Congratulations! If you’re reading this you’ve probably matriculated into medical school and are trying to figure out which specialty might appeal to you.
If you’re considering emergency medicine, you’re in good company. Emergency medicine is a fast growing field that encompasses a wide variety of patients from all backgrounds and with a variety of pathologies.
We’ve created a roadmap to help guide students through the nuances of matching into an emergency medicine residency. As with every specialty, there are unique aspects to the field that we will mention at the relevant point in the timeline.
Please bear in mind that, although we make every effort to keep this information up to date, there are frequently changes in the process so we would not recommend relying on this page as an exclusive resource! Similarly, some of the suggestions are general and undeniably subjective. A simple search on the internet will produce thousands of opinions and anecdotes about the medical school and matching process. We would encourage you to use a variety of sources to form educated opinions on the options you face as a potential emergency medicine resident.
- Join your schools ACOEP chapter; if you don’t have one, make one! Criteria for becoming a chapter can be found here. Show off your leadership skills in your local chapter.
- Join ACOEP and other national EM organizations: #gotoaconference – as soon as your school allows. Find your next ACOEP event here.
- Find your stride. Learning in your undergraduate institution and your medical school may well be different.
- Try to maintain a place in the top half of your class.
- Start thinking about a long term project or get connected in an ongoing study that is being conducted near you.
- Long-term commitments offer great opportunities to discuss your character development and maintain your passion for helping people in a time when you are trapped at your desk.
- Get your CV straightened out now; start recording all your activities.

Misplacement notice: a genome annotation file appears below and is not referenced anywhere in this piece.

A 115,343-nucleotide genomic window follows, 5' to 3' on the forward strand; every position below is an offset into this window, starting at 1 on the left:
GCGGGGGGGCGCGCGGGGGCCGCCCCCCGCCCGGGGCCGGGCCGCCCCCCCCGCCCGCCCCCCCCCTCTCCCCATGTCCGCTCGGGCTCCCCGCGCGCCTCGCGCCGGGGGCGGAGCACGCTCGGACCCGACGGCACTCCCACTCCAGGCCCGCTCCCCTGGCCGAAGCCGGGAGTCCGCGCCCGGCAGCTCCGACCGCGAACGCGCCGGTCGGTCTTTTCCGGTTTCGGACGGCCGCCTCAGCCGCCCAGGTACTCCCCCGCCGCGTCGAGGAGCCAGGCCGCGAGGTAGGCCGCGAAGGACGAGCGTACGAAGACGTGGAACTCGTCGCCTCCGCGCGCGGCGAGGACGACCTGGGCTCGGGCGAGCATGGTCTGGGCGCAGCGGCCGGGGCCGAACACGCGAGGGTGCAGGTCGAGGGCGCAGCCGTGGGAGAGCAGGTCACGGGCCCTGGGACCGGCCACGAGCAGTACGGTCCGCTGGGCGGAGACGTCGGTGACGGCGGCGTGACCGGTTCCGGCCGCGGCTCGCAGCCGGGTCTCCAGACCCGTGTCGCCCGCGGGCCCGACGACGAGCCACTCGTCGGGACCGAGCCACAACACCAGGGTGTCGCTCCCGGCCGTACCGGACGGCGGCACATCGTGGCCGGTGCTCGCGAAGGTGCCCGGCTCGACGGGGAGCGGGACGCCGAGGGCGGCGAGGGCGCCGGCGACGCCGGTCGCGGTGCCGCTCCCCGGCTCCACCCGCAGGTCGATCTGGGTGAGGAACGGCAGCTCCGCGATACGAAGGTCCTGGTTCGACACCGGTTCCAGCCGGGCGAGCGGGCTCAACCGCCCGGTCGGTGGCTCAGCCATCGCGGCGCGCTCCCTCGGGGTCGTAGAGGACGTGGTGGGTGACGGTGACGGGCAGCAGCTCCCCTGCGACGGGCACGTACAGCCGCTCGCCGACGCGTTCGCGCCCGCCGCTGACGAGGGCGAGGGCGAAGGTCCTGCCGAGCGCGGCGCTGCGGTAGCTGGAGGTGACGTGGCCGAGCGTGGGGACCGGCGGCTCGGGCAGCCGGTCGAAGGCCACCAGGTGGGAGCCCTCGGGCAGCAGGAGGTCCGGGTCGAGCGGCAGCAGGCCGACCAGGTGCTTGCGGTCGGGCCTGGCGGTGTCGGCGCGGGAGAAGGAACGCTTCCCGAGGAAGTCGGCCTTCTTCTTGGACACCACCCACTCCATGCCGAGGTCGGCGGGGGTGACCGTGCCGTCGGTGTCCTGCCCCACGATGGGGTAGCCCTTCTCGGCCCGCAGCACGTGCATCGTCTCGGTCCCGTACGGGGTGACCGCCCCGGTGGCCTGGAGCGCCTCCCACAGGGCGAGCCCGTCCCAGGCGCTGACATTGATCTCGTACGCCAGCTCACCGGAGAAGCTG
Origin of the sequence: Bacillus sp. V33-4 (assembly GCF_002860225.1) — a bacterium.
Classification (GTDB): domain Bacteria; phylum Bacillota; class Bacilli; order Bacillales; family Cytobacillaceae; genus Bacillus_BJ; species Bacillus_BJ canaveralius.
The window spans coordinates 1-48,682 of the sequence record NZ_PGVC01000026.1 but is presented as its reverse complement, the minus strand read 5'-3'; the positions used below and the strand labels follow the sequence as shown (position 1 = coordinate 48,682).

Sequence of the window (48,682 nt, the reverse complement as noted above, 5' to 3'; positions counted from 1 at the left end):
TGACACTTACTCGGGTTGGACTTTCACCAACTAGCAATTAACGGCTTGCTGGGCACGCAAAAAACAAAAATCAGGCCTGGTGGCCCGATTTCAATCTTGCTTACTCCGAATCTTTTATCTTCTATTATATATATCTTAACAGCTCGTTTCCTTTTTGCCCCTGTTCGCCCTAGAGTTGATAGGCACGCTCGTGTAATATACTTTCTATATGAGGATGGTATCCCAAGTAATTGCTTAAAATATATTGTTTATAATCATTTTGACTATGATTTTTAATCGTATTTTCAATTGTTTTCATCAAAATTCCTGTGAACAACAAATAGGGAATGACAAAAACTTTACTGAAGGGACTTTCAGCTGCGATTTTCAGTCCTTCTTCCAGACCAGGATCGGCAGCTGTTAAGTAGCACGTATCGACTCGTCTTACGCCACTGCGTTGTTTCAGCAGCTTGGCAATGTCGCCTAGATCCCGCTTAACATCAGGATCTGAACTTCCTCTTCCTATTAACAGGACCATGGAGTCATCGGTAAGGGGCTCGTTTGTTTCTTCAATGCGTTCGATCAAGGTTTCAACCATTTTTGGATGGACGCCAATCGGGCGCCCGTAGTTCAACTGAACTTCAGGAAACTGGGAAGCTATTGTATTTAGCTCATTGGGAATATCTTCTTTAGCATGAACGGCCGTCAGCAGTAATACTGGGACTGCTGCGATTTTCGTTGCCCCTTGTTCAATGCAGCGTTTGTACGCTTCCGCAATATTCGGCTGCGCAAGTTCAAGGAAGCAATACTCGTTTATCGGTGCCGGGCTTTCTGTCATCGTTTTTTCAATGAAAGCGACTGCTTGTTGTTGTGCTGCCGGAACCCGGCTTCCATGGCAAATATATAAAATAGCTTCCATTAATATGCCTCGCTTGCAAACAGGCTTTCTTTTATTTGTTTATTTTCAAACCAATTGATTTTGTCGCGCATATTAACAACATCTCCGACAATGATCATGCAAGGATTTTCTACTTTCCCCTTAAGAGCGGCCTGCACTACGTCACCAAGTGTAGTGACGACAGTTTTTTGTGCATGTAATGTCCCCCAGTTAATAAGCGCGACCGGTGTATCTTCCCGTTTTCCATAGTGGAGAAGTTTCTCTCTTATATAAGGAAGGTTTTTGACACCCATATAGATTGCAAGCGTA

- Connect with a member of staff on campus. This doesn’t have to be EM if they are not available, but any mentor can help with your didactic education and potentially provide letter of recommendation for your character.
- Connect with your ACOEP board representative, find other mentors here!
- Get involved on a national level. Click here for our committee opportunities or try for one of the positions on the national board.
- Treat yourself to an EM podcast! Click here to find some excellent suggestions of places to get started.
- Crush your boards. EM is becoming evermore competitive. If you are an osteopathic student, consider whether or not you need to take the USMLE Step 1 and plan your time and budget accordingly.
- Continue to maintain your position in the top half of the class.
- Continue your project from first year, or begin to establish a relationship with the institution you will rotate with.
- Write for The Fast Track! Submit your articles here and find inspiration on what to write about here.
- Continue your long term volunteering projects. Keep track of your hours and maintain your humanistic side as the looming figure of your boards rises to greet you in the spring.
- Familiarize yourself with common EM procedures. Seek out opportunities to practice them in your other rotations. Click here for a list of sites to get you started.